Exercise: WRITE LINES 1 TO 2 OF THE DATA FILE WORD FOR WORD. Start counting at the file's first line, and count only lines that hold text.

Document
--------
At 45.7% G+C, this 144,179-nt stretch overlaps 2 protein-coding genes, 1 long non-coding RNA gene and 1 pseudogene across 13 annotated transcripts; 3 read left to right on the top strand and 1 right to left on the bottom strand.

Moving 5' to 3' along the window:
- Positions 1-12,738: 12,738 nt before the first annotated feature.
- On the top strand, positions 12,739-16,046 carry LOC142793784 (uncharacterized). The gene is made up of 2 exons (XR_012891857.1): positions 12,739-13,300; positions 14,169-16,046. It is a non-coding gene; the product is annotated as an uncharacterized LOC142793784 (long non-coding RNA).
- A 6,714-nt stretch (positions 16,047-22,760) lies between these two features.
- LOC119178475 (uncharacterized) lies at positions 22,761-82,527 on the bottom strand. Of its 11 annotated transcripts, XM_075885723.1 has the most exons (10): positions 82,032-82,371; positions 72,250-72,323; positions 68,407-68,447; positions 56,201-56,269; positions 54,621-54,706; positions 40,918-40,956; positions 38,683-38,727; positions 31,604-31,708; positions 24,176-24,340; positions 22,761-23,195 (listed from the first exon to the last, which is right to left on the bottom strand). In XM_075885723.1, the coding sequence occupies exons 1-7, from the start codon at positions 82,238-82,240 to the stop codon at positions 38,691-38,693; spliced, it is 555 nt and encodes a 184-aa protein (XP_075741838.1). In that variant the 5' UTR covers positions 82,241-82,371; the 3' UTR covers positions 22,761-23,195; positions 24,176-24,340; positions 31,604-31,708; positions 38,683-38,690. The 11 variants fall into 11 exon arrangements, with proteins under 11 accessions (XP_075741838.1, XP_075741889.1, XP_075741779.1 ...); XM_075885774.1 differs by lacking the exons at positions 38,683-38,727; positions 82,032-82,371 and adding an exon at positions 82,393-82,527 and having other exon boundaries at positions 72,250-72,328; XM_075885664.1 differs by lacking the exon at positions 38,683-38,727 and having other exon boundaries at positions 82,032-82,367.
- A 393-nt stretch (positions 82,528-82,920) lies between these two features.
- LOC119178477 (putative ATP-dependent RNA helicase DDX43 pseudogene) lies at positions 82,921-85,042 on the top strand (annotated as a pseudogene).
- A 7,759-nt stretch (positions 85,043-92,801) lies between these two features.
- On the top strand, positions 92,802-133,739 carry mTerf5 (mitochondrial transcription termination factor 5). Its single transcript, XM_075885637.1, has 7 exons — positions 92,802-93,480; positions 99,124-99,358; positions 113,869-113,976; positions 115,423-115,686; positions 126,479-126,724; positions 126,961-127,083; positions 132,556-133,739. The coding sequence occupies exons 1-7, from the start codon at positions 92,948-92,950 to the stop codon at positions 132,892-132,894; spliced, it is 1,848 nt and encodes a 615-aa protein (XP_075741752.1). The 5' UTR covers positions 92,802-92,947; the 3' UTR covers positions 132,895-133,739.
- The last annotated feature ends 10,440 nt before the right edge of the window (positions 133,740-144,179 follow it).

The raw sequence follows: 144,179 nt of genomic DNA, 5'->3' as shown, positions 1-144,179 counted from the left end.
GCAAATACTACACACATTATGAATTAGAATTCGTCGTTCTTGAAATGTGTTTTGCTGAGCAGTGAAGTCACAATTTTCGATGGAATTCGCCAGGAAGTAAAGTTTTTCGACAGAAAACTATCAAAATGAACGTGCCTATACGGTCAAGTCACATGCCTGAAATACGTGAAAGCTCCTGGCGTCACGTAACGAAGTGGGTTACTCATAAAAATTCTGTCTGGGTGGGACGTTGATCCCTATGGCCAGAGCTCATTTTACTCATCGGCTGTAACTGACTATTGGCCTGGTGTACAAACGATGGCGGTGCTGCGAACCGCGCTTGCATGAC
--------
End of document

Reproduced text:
At 45.7% G+C, this 144,179-nt stretch overlaps 2 protein-coding genes, 1 long non-coding RNA gene and 1 pseudogene across 13 annotated transcripts; 3 read left to right on the top strand and 1 right to left on the bottom strand.

Moving 5' to 3' along the window: